Queen Elizabeth just celebrated her Platinum Jubilee in June, and the festivities cost over $30 million. Taxpayers aren’t happy about the frivolously expensive ceremony. Here’s what we know about the celebration and what taxpayers say about it.
Queen Elizabeth’s Platinum Jubilee was a 4-day celebration
96-year-old Queen Elizabeth II was just honored with a Platinum Jubilee, a four-day celebration observing the 70th anniversary of the Queen’s accession.
The lavish ceremony ran from Thursday, June 2, through Sunday, June 5. The United Kingdom’s Spring bank holiday, which typically falls on the last Monday of May, was moved to June 2 and combined with an extra bank holiday on June 3 to create a four-day weekend for the festivities.
The event marked the first time any British monarch had celebrated a platinum jubilee. Other Commonwealth nations and territories, including Canada, Australia, New Zealand, the Cayman Islands, and Papua New Guinea, also honored the momentous occasion.
Many Commonwealth countries issued commemorative coins and stamps, and beacons were lit in the capital cities of every Commonwealth nation for the first time. Trees were also planted in the Queen’s honor in many locations.
Prince Harry and Meghan Markle notably returned to the UK for the celebration, along with their two children, Archie and Lilibet. It was the Duke and Duchess of Sussex’s first public appearance in the UK since 2019.
Harry previously told Oprah (via Marie Claire) that, although the “UK is [his] home,” he and Markle had to leave due to a “lack of support and lack of understanding” from the royal family. But it is widely believed that Harry has a soft spot for his grandmother, so he returned to honor Queen Elizabeth, despite the family rift.
Queen Elizabeth’s Platinum Jubilee cost about $30 million
The four-day weekend celebrating the Queen’s Platinum Jubilee started on Thursday with a military parade of more than 1,400 soldiers, 400 musicians, and 200 horses. A cathedral service was held on Friday, and a party at Buckingham Palace took place on Saturday. The festivities concluded on Sunday with a £15 million pageant carnival featuring celebrity performers.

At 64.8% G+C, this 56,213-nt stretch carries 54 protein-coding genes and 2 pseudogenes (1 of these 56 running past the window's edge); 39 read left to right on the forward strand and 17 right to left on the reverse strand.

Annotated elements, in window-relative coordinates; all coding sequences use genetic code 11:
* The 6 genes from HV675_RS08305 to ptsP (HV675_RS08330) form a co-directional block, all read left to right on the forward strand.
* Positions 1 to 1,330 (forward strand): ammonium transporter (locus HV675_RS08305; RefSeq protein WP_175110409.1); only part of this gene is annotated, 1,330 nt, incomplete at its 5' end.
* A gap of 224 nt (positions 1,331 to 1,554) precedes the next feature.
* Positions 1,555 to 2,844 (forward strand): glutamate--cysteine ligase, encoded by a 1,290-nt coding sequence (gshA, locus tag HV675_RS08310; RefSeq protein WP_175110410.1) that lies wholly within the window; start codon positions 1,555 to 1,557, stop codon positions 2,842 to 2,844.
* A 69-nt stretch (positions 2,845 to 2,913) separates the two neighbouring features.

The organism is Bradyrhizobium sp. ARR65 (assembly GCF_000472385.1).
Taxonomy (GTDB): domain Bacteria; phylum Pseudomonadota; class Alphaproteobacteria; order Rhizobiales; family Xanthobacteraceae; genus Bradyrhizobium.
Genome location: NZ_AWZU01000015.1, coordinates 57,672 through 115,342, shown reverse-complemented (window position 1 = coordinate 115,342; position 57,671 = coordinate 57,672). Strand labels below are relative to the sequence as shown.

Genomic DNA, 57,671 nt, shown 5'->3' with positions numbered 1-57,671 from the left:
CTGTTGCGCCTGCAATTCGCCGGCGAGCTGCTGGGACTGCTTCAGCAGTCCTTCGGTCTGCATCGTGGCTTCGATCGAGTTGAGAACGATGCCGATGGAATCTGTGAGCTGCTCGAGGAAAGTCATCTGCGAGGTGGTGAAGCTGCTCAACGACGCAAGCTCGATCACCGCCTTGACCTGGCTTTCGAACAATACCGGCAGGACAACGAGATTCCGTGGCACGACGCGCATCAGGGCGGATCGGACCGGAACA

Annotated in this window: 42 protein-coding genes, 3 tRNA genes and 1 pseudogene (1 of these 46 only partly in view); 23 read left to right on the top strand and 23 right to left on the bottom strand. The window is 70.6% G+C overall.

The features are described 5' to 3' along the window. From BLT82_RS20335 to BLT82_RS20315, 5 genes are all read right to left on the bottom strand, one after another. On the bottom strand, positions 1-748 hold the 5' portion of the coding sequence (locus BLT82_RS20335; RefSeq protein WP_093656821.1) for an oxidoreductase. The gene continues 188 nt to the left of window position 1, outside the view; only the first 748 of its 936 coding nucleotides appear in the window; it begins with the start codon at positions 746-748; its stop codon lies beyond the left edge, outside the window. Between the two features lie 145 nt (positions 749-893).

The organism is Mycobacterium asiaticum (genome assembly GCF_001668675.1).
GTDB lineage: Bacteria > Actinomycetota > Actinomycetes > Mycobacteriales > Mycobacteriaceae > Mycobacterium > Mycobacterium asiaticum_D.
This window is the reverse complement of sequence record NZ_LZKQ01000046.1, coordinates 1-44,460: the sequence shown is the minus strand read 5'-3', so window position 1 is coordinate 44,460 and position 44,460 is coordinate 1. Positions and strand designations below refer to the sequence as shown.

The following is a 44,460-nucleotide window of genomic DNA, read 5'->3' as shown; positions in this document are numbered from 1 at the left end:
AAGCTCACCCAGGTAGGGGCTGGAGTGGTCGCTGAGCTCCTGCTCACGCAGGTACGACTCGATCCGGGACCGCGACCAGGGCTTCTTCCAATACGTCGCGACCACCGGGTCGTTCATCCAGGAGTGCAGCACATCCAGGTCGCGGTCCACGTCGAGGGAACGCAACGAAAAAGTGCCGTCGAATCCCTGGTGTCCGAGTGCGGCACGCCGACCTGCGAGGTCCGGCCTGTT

In 2021, Chancellor Rishi Sunak and the Department for Digital, Culture, Media, and Sport (DCMS), both responsible for hosting the event, said the government would set aside £28 million (equivalent to over $33 million) for the celebration. In March, that number was stated again in the House of Commons committee report (per Fortune).
The over $30 million cost has drawn criticism from UK taxpayers. Some are outraged at the frivolous expense in a country still recovering from the global pandemic, facing a cost of living crisis, and involved in the war in Ukraine.
It’s important to note that the sum of £28 million did not distinguish between amounts funded by taxpayer dollars versus partner organizations. For example, the DCMS claimed that the £15 million pageant finale was paid for by independent fundraising, not taxpayer money.
Taxpayers are furious about the cost of Queen Elizabeth’s Platinum Jubilee amid an economic crisis
Many taxpayers in the UK are still furious about the cost of the Queen’s Platinum Jubilee. They sounded off on social media and didn’t hold anything back.
“The amount of money being spent on lavish celebrations for the Queen’s Jubilee is not only nauseating but also in extremely poor taste considering the conditions that many are suffering in during this cost of living crisis,” one person tweeted. “It cannot be justified.”
Another person seemingly compared Queen Elizabeth to Marie Antoinette by tweeting, “The Queen’s jubilee is going to cost us £15 million pound[s]. At a time of a national cost of living crisis, this [is] a massive #LetThemEatCake moment. Google how that turned out for the elites.”
And one person simply tweeted, “I’m sorry, the Queen’s jubilee cost £28 million?!? F*** the monarchy.”